The Art of Tractor Maintenance

Five steps to keep your machine purring

Caring for machinery is part science and part, shall we say, zen.
Photography By Somchai Sanvongchaiya / shutterstock.com

Daily Love

Each day that you use your tractor walk around it on all sides, visually inspecting for oil leaks, tire wear, dents, and dings, as well as loose bolts and other attachments. Check the level of the three most important fluids: engine oil, coolant, and hydraulic oil. This takes about three minutes but ensures you catch any brewing problems in time to nip them in the bud.

A Little Lube Goes a Long Way

Engine, transmission, axel, brake, steering and hydraulic oil (along with the associated filters) should be changed after every 200 to 1000 hours of use, per the specifications in your owner’s manual. Every 100 hours, get out the grease gun to freshen up the grease nipples, also known as zerks, that prevent wear and tear on the tractor’s various moving parts. Also at the 100-hour interval, apply a spray or liquid lubricant to the engine hood hinges and other similar moving parts to keep them from squeaking – it also keeps them from accumulating rust.

Fresh Air

Tractors often stir up a cloud of dust as they are used. This strains the engine, which needs to “breathe” clean air to function at its optimum – in other words, a dirty air filter can take years off its life. Thus, it’s a good idea to check the air filter every 50 hours and clean or replace it as needed. While you’re at it, wipe the dust off the engine fan blades – they will thank you.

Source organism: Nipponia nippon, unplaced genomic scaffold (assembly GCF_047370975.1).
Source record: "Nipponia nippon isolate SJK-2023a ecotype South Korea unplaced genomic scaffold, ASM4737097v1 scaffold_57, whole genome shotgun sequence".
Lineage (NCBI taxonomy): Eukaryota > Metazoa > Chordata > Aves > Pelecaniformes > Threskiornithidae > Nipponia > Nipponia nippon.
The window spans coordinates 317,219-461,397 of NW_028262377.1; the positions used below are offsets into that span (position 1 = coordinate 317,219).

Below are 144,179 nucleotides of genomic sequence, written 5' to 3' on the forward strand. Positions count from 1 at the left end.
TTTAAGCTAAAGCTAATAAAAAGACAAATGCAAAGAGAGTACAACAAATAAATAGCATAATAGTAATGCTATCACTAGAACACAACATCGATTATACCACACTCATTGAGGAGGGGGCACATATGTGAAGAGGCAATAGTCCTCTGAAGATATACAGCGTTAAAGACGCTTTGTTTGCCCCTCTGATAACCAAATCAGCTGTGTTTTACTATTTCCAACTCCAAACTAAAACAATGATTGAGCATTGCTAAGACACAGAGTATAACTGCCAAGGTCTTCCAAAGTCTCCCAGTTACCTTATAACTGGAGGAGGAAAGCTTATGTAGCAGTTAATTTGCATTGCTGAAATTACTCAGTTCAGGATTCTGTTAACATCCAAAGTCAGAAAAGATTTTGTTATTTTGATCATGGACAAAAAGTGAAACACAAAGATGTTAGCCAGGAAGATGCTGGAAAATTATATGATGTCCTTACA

Cold Weather Care

If you’re going to park your tractor for winter, be sure to add a fuel stabilizer to keep the fuel fresh for spring, running the engine for a few minutes after you’ve added it to make sure it circulates through the carburetor. It’s also a good idea to start the machine and let the engine run for 20 minutes or so every couple weeks during winter to keep those internal parts from getting creaky.

The Value of Aesthetics

Tractors are made to get dirty, but that doesn’t mean you shouldn’t bother cleaning them. Dirt and debris can work their way inside moving parts and shorten their lifespan. They also contribute to rust. Take a pressure washer to your machine whenever it starts to look like it needs a bath and touch up any paint dings or rust spots. You can even wax the hood to make it sparkle – it feels good and certainly won’t hurt the resale value.

 

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